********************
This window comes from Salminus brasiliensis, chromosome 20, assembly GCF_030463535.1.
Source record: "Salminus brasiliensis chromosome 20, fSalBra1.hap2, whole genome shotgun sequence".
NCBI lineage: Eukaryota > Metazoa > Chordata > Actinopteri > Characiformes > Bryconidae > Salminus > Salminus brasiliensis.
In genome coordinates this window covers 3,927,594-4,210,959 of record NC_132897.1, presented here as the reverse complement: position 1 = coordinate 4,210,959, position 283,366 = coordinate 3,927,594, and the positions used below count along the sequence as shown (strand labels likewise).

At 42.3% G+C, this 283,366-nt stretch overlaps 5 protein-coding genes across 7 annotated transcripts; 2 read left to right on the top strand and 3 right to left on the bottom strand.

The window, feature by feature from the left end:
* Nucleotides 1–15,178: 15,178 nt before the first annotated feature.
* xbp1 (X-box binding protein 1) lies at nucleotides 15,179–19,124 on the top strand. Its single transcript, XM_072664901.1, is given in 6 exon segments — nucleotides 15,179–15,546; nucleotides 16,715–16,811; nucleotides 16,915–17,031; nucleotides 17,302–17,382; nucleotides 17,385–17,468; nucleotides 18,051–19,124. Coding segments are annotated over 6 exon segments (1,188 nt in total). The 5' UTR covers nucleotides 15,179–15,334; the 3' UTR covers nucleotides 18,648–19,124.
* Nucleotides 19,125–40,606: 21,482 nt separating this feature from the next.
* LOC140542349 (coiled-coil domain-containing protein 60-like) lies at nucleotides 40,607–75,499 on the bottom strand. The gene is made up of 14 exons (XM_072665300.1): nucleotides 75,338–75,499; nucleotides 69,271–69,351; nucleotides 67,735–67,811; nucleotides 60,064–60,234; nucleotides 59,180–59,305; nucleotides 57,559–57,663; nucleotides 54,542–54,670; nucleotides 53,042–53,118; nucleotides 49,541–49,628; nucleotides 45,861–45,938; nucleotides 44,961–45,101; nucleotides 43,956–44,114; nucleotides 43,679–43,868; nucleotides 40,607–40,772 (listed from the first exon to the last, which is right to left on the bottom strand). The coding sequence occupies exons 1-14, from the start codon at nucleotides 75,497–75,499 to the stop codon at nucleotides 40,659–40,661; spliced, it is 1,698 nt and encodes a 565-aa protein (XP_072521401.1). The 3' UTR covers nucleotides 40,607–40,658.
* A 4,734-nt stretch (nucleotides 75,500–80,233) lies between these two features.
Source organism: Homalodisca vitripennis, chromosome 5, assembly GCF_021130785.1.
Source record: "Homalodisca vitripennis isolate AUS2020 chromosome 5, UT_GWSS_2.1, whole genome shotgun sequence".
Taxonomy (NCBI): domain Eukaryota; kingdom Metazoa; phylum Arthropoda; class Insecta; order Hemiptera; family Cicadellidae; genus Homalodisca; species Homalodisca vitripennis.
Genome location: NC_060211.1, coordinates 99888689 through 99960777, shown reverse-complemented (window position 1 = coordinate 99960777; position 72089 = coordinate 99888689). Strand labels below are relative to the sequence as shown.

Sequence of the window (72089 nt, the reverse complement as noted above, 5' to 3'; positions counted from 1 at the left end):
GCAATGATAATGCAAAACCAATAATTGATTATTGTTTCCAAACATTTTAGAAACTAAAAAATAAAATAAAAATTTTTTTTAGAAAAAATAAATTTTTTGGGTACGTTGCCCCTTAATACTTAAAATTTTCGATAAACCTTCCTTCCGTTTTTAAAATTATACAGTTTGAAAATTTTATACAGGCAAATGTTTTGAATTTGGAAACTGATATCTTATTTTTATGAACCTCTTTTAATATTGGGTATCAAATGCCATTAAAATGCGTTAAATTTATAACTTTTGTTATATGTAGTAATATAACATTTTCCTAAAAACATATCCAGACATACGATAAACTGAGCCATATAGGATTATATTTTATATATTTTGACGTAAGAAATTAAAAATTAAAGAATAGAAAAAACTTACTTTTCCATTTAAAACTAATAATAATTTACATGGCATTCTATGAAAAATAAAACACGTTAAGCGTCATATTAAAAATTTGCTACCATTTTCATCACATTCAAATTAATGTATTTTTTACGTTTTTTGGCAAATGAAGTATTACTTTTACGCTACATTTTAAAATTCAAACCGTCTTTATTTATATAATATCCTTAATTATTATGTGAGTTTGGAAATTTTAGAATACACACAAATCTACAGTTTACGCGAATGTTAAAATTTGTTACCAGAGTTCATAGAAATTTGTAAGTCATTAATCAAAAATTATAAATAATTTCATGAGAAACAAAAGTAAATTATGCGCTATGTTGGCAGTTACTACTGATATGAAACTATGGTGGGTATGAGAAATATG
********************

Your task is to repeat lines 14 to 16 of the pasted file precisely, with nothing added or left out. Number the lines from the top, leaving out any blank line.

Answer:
Taxonomy (NCBI): domain Eukaryota; kingdom Metazoa; phylum Arthropoda; class Insecta; order Hemiptera; family Cicadellidae; genus Homalodisca; species Homalodisca vitripennis.
Genome location: NC_060211.1, coordinates 99888689 through 99960777, shown reverse-complemented (window position 1 = coordinate 99960777; position 72089 = coordinate 99888689). Strand labels below are relative to the sequence as shown.

Sequence of the window (72089 nt, the reverse complement as noted above, 5' to 3'; positions counted from 1 at the left end):